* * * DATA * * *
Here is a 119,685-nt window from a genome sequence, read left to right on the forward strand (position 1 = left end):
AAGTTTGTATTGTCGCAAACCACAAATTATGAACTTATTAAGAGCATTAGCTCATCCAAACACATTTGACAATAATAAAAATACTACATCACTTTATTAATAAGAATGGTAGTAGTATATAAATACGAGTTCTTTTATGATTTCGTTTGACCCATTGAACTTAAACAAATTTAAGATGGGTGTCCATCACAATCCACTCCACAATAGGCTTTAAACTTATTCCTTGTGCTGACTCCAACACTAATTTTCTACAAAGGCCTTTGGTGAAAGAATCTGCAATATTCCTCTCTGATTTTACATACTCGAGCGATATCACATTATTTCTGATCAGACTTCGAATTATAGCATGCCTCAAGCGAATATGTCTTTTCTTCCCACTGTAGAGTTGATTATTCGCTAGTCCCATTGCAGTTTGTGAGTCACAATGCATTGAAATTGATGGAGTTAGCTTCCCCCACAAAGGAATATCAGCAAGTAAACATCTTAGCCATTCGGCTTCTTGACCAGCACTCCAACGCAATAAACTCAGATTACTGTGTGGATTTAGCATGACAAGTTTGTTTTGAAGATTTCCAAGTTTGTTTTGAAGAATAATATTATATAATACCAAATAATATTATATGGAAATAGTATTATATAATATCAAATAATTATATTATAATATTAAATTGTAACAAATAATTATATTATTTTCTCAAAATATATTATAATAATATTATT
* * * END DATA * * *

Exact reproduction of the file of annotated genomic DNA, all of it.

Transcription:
Here is a 119,685-nt window from a genome sequence, read left to right on the forward strand (position 1 = left end):
AAGTTTGTATTGTCGCAAACCACAAATTATGAACTTATTAAGAGCATTAGCTCATCCAAACACATTTGACAATAATAAAAATACTACATCACTTTATTAATAAGAATGGTAGTAGTATATAAATACGAGTTCTTTTATGATTTCGTTTGACCCATTGAACTTAAACAAATTTAAGATGGGTGTCCATCACAATCCACTCCACAATAGGCTTTAAACTTATTCCTTGTGCTGACTCCAACACTAATTTTCTACAAAGGCCTTTGGTGAAAGAATCTGCAATATTCCTCTCTGATTTTACATACTCGAGCGATATCACATTATTTCTGATCAGACTTCGAATTATAGCATGCCTCAAGCGAATATGTCTTTTCTTCCCACTGTAGAGTTGATTATTCGCTAGTCCCATTGCAGTTTGTGAGTCACAATGCATTGAAATTGATGGAGTTAGCTTCCCCCACAAAGGAATATCAGCAAGTAAACATCTTAGCCATTCGGCTTCTTGACCAGCACTCCAACGCAATAAACTCAGATTACTGTGTGGATTTAGCATGACAAGTTTGTTTTGAAGATTTCCAAGTTTGTTTTGAAGAATAATATTATATAATACCAAATAATATTATATGGAAATAGTATTATATAATATCAAATAATTATATTATAATATTAAATTGTAACAAATAATTATATTATTTTCTCAAAATATATTATAATAATATTATT